Design4real VR AR Agency
Apple Vision Pro

Apple Vision Pro: The exciting future of VR glasses

Much has already been written about the Apple Vision Pro, and clever minds either love or hate the glasses, although hardly anyone can evaluate them yet, since they are not yet available on the market. For this reason, we don't want to presume to pass judgment on Apple's long-awaited product. Instead, we look at why there are reasons to be excited about this product.

Ergonomics and usability made by Apple?

Apple stands for ergonomic design and state-of-the-art usability. How does that translate to VR glasses? Especially in the area of ergonomics and wearing comfort, the VR glasses already available on the market still leave a lot to be desired.

Can Apple have succeeded in building VR glasses that allow users to wear the device for more than two hours without feeling like after a night of drinking afterwards? That would be a major step forward. All the approaches to date that have to do with coworking in the metaverse and true productivity in VR seem to ignore the motionsickness aspect. It is not reasonable to spend long periods of time in VR with the current hardware available on the market. The longest time I had spent in VR without a break was 3 hours. Even after that, I felt really lousy for 1 hour.

True productivity through software integration?

Besides the challenge of ergonomics, software integration is also of great importance for productive work in VR. Meta has made the mistake of launching their own software products for their VR glasses instead of relying on established solutions. Apple seems to be taking a different approach here and allowing users to use standard software for the Mac on the Vision Pro as well. This makes sense, because who would want to have to learn a new text or image editing software, for example, just to be able to use it in VR?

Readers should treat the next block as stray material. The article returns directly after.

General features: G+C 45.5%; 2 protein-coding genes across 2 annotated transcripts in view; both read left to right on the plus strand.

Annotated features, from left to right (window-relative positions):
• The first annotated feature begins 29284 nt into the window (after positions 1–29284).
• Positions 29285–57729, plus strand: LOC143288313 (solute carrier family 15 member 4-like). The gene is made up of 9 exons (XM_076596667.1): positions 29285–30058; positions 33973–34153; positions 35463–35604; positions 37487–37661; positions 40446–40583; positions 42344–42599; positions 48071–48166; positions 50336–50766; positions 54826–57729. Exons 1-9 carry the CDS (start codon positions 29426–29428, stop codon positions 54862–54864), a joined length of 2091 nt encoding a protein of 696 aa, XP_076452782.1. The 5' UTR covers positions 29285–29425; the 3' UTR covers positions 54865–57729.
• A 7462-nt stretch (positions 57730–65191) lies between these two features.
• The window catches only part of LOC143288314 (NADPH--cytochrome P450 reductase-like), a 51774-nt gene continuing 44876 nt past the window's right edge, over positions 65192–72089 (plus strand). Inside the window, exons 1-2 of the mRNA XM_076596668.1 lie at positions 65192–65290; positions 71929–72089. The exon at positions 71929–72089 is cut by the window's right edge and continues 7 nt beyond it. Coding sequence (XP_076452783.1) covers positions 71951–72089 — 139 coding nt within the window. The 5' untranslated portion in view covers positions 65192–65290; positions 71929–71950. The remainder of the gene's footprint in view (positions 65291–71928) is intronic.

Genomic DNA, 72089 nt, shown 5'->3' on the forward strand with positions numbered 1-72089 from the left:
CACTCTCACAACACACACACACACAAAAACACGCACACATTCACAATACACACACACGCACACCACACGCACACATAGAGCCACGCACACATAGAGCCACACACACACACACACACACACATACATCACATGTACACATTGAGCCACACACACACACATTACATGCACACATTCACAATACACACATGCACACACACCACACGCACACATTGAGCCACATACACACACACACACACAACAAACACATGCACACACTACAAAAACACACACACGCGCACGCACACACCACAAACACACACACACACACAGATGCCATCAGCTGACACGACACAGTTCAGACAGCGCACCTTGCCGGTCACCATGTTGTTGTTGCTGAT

Everything better than before?

The Apple Vision Pro builds on many familiar concepts. Some things seem to be a bit of the Microsoft Hololens 2 to be inspired. The floating Windows interfaces and also the term "Spatial Computing" were already conceived similarly in the context of Microsoft's Windows MR systems. The idea of the monitorless desktop also certainly looks somewhat familiar to many who have followed Meta's product presentations.

These concepts were good, and they still are. But both Meta's Quest as well as Microsoft's Hololens have the problem that use cases were advertised that cannot be implemented in a meaningful way in reality due to hardware limitations in terms of ergonomics, resolution, performance and software offering. #Overpromising

Apple does not promise much that is new, though it is to be hoped that the weak points of products like the Hololens 2 and the Quest of Apple's glasses will be solved by clever design.

For example, the monitorless desktop can be a real alternative to desktops overloaded with hardware. If Apple manages to deliver the Apple Vision Pro where others have failed, I will willingly pay €3500 for it.